Felsenmusick - The Weblog of Daniel Felsenfeld
The Web Log of a Certain Daniel Felsenfeld: Composer, critic, avid reader, aspiring
bon vivant, capricorn, shadowy figure, advice for the lovelorn

Friday, January 06, 2006

More on Wozzeck

The Met's production of Berg's second-best opera is daringly elongated, implacable and bleak (as is appropriate) and so musically flawless that the mind boggles, but this sort of perfection reveals, to me, a certain truth about the work: it is not so much an opera as a gorgeous symphony. Go to see it for the plot--even the murder of Marie or the chilling final moments, both of which are shockers--and you might find yourself wanting dramatically. But if you view the events less as dramatic turns and more as symphonic cues, the work, for my money, is the most thrilling piece of music drama ever composed (with the possible exception of Lulu). Case and point: the long held notes that follow Marie's murder are spectacular musical moments--sharp, violent, tense unisons in a chromatic sea--but are such because of their musical impact, with the murder simply being their cue. In short, Wozzeck does not lack for drama, but it is not dramatic after the fashion of Traviata or even Parsifal or Pelleas. Rather, it is dramatic in the tradition of Symphonie Fantastique or Also Sprach Zarathustra. The music drives the plot, rather than the other way around.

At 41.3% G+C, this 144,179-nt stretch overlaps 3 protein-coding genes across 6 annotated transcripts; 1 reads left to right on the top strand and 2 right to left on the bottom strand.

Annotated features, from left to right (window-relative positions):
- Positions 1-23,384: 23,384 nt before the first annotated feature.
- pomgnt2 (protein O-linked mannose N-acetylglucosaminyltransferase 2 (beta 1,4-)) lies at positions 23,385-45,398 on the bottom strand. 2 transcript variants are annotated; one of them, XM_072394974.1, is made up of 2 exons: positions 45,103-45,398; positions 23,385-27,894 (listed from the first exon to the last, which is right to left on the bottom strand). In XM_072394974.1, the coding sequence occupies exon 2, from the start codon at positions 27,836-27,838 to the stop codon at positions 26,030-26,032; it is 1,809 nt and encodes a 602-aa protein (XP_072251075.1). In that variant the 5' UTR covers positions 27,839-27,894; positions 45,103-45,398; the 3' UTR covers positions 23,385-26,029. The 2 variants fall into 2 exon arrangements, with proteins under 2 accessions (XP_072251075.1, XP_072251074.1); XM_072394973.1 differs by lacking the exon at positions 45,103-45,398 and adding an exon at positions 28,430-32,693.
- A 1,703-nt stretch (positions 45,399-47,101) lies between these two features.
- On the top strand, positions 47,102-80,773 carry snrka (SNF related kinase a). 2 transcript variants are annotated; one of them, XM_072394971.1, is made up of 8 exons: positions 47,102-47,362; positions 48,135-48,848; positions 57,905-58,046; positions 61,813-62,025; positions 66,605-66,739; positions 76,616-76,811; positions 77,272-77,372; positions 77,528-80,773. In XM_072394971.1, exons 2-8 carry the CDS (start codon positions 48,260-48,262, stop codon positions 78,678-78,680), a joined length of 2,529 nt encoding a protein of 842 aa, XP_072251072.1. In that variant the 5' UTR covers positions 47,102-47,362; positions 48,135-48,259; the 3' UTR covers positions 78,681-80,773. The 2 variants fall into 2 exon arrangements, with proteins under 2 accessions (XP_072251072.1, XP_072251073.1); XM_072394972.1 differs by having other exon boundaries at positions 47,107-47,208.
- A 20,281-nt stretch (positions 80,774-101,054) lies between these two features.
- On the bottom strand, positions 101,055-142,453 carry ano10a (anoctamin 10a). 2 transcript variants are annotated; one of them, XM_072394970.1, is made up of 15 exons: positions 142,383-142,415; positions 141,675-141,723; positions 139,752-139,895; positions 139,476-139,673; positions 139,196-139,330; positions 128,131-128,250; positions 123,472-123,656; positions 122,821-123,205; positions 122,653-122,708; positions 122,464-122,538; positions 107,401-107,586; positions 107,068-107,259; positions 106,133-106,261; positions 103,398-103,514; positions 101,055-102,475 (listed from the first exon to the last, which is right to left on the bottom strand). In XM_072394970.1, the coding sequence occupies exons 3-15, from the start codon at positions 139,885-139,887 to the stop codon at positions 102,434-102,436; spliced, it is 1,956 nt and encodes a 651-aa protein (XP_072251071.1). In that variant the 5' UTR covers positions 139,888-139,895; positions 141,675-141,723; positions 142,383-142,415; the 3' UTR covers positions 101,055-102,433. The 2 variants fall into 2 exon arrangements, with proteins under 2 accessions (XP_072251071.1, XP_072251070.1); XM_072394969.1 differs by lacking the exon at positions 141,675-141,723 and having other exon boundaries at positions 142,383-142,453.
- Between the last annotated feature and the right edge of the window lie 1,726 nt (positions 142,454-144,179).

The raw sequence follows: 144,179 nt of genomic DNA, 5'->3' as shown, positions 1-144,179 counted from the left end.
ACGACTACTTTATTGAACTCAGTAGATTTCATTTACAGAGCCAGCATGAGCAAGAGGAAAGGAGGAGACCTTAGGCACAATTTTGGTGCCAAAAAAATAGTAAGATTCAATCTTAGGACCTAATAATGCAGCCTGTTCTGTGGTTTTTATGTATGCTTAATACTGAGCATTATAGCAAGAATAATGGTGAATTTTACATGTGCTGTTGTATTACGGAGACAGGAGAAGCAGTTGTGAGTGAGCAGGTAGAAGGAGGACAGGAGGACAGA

This is, of course, by no means a criticism, merely something new I learned this go-round. I am certain that the next time I am lucky enough to see it, in whatever production, I will worry out a totally new take on this work that contains multitudes.


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